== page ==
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Happy go not-so-lucky

Will it, or will it not…the year 2014 is almost over, and it is still dwelling over the fact—will the Punjabi film industry complete the relay race, or it will fall flat, never to get up again.

Happy go not-so-lucky

Still from  Romeo Ranjha

editorial@tribune.com

Jasmine Singh

Will it, or will it not…the year 2014 is almost over, and it is still dwelling over the fact—will the Punjabi film industry complete the relay race, or it will fall flat, never to get up again.

Having said this, if we were to flash back, this year wasn’t great for the industry. In fact, it only managed to keep going due to some reasonably good films, which definitely deserve a mention. Punjab 1984, Jatt James Bond and Chaar Sahibzaade, these three films gave the industry the much needed hope and support to run a little more. Director Anurag Singh, Rohit Jugraj and Harry Baweja definitely deserve a round of applause. Where Punjab 1984 touched the soul, Chaar Sahibzaade beautifully depicted a chapter of Sikh History, while Jatt James Bond gave us much thrill and excitement sans the regular brand of humour.

Coming down, a good number of films which were much hyped due to their star cast, could barely last for a week in theatres. Mere Yaar Kaminey, Kirpaan, Ishq Brandy, Marriage Da Garriage, Myself Ghaint, Mundeyan Ton Bach Key Rahin, Dil Vil Pyar Vyar, Rambo Ranjha, Yaaran Da Katchup, Happy Go Lucky, Proper Patola, to name a few, did the damage to the industry (there were many others).

Most of these films had a must-watch-out star-cast of renowned singer-actors but neither could they sing nor act. Not only the singer-actors, this year the directors and script writers also did their share of damage. Some directors like Amrik Gill, Amit Prasher and Navniat Singh whom the industry was hopeful about, actually drowned their projects with their mis-direction.

If the industry and Bollywood went ga ga over Punjab 1984, many other films close to this topic like Rajeev Sharma’s 84-47 was a fiasco.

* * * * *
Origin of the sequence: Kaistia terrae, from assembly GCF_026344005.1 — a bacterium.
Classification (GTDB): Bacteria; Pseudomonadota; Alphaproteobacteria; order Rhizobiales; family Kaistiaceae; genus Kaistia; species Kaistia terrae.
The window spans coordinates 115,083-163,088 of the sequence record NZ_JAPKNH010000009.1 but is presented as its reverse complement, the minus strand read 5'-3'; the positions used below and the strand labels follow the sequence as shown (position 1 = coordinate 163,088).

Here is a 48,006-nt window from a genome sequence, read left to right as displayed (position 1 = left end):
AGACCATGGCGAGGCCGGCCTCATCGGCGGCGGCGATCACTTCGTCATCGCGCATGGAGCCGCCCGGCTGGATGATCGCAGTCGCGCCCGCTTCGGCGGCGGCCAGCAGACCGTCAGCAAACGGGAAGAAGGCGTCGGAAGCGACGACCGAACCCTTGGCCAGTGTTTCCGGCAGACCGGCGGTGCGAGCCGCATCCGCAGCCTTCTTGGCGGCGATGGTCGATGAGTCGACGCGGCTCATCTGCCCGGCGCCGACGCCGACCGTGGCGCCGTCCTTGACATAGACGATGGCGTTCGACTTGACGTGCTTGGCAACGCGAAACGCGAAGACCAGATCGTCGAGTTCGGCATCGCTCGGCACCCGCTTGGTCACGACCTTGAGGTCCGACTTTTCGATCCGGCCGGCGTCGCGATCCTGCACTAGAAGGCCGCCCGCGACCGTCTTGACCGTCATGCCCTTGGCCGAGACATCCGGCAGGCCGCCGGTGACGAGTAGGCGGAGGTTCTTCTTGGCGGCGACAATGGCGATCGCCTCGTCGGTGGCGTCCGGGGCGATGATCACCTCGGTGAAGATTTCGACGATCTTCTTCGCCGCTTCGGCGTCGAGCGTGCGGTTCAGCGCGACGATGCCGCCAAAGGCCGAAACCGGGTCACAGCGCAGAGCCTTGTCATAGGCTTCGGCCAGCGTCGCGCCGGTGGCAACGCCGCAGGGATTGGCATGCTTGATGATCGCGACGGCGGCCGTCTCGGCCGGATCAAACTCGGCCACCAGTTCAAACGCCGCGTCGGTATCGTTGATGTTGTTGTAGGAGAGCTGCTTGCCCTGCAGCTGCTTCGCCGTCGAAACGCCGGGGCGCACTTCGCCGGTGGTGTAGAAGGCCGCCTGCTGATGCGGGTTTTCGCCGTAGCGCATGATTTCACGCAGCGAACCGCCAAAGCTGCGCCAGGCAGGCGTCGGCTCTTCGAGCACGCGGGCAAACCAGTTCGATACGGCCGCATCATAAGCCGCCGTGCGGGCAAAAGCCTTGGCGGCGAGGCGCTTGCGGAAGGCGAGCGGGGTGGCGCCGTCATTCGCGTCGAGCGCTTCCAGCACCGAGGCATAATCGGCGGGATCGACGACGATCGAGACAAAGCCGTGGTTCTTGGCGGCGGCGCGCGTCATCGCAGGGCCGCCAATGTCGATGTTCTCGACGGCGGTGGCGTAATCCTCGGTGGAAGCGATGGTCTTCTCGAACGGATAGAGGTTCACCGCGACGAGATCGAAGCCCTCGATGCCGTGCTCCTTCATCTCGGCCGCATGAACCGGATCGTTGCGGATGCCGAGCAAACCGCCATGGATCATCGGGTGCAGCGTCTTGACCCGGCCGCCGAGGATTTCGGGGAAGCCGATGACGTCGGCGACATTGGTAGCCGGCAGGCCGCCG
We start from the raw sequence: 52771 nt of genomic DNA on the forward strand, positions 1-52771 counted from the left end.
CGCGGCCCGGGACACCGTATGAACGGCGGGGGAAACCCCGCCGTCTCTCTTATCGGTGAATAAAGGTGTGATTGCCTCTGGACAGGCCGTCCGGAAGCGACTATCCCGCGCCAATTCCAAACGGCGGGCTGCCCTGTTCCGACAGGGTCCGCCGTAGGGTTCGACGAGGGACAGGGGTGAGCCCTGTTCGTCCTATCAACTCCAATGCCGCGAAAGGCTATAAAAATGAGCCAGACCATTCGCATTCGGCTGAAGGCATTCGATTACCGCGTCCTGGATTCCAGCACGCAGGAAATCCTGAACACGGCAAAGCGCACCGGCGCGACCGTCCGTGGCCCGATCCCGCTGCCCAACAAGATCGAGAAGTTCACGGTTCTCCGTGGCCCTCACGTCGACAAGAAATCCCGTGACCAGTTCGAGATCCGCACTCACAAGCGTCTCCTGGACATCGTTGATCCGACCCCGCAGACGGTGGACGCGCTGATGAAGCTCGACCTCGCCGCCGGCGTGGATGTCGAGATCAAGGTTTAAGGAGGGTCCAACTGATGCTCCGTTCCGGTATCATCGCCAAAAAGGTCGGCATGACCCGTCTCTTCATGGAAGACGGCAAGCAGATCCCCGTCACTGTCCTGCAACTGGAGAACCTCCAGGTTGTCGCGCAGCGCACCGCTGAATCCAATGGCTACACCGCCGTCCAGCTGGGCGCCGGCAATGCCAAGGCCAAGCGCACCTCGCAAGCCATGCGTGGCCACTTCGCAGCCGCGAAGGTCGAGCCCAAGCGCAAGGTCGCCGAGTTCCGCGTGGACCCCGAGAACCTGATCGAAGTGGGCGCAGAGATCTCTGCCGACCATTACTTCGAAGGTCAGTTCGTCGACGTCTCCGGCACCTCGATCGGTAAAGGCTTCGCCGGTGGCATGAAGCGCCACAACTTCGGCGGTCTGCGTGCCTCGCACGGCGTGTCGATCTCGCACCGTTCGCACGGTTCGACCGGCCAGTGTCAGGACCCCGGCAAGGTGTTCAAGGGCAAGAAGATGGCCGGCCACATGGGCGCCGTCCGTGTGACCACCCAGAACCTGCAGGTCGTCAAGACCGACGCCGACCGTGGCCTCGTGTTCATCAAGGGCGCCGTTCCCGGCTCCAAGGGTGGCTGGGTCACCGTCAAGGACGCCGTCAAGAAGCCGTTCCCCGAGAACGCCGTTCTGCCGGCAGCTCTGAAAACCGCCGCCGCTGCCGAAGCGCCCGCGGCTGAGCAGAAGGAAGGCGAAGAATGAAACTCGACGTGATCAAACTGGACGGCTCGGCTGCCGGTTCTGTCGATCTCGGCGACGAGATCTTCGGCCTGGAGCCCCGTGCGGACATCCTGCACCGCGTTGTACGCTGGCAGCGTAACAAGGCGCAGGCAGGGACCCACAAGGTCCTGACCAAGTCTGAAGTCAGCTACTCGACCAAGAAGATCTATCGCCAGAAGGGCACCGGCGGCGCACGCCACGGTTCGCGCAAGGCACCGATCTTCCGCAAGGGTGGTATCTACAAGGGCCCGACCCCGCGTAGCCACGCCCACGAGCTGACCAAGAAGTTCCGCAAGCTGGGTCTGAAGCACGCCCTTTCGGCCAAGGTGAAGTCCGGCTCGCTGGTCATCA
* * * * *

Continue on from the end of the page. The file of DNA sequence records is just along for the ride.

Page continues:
This year, however, gave us a surprise element in the form of films that actually did fairly well at the box office. Amrinder Gill starrer Goreyan Nu Daffa Karo was a remarkably well made film that brought Amrinder Gill in the limelight again. Mr and Mrs 420 was another film, which probably did not set the cash registers ringing, managed to tickle the funny bone of the audience to an extent. The film worked as the debut ground for the rising singers Jassi Gill and Babbal Rai.

Again a much-hyped film, Disco Singh starring Jimmy Shergill and Surveen Chawla, came and went. Whereas on one hand, the popular duo of Anurag Singh and Diljit Dosanjh changed the history of Punjabi cinema with Punjab 1984, they could not do the same with Disco Singh. Falling in line, Manmohan Singh directed Aa Gaye Munde UK De but could not create any ripples at the box office. The same thing happened with Gippy Grewal and Dharamendra-starrer Double Di Trouble.

One good trend in 2014 was that we got to see films with some interesting storylines. The directors experimented with films like Fateh, Arshoo, Yodha, Baaz, Patiala Dreamz. Though these films didn’t do well at the BO, they were, at least, different from the comedy that ruled the industry for some time.

This year was not a very bright year for Punjabi cinema. However, with some fresh faces from Bollywood taking to directing Punjabi films, we might have something good to look up to…2015 isn’t, after all, far!

 

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